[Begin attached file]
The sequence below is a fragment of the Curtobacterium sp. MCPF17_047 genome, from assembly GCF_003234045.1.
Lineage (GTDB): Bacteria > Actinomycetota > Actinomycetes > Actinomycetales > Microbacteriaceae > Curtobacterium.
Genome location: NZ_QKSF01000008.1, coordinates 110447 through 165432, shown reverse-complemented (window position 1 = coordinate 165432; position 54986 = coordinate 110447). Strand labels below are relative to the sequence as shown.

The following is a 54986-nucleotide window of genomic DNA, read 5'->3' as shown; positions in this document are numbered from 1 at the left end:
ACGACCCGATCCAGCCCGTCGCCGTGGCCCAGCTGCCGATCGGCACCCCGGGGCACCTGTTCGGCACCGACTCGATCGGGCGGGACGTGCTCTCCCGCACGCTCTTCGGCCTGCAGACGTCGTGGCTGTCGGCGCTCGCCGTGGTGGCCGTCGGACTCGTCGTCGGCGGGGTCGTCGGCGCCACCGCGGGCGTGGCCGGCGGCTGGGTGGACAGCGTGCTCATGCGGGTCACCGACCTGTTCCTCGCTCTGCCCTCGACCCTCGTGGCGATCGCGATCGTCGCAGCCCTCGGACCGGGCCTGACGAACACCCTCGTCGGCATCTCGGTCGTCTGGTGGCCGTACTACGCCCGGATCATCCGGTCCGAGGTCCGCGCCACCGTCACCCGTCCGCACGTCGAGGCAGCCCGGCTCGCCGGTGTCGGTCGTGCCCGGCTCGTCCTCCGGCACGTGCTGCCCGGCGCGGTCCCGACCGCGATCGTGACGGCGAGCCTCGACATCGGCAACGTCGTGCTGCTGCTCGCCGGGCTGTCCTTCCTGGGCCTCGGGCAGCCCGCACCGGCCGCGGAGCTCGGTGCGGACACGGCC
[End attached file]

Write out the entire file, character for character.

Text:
The sequence below is a fragment of the Curtobacterium sp. MCPF17_047 genome, from assembly GCF_003234045.1.
Lineage (GTDB): Bacteria > Actinomycetota > Actinomycetes > Actinomycetales > Microbacteriaceae > Curtobacterium.
Genome location: NZ_QKSF01000008.1, coordinates 110447 through 165432, shown reverse-complemented (window position 1 = coordinate 165432; position 54986 = coordinate 110447). Strand labels below are relative to the sequence as shown.

The following is a 54986-nucleotide window of genomic DNA, read 5'->3' as shown; positions in this document are numbered from 1 at the left end:
ACGACCCGATCCAGCCCGTCGCCGTGGCCCAGCTGCCGATCGGCACCCCGGGGCACCTGTTCGGCACCGACTCGATCGGGCGGGACGTGCTCTCCCGCACGCTCTTCGGCCTGCAGACGTCGTGGCTGTCGGCGCTCGCCGTGGTGGCCGTCGGACTCGTCGTCGGCGGGGTCGTCGGCGCCACCGCGGGCGTGGCCGGCGGCTGGGTGGACAGCGTGCTCATGCGGGTCACCGACCTGTTCCTCGCTCTGCCCTCGACCCTCGTGGCGATCGCGATCGTCGCAGCCCTCGGACCGGGCCTGACGAACACCCTCGTCGGCATCTCGGTCGTCTGGTGGCCGTACTACGCCCGGATCATCCGGTCCGAGGTCCGCGCCACCGTCACCCGTCCGCACGTCGAGGCAGCCCGGCTCGCCGGTGTCGGTCGTGCCCGGCTCGTCCTCCGGCACGTGCTGCCCGGCGCGGTCCCGACCGCGATCGTGACGGCGAGCCTCGACATCGGCAACGTCGTGCTGCTGCTCGCCGGGCTGTCCTTCCTGGGCCTCGGGCAGCCCGCACCGGCCGCGGAGCTCGGTGCGGACACGGCC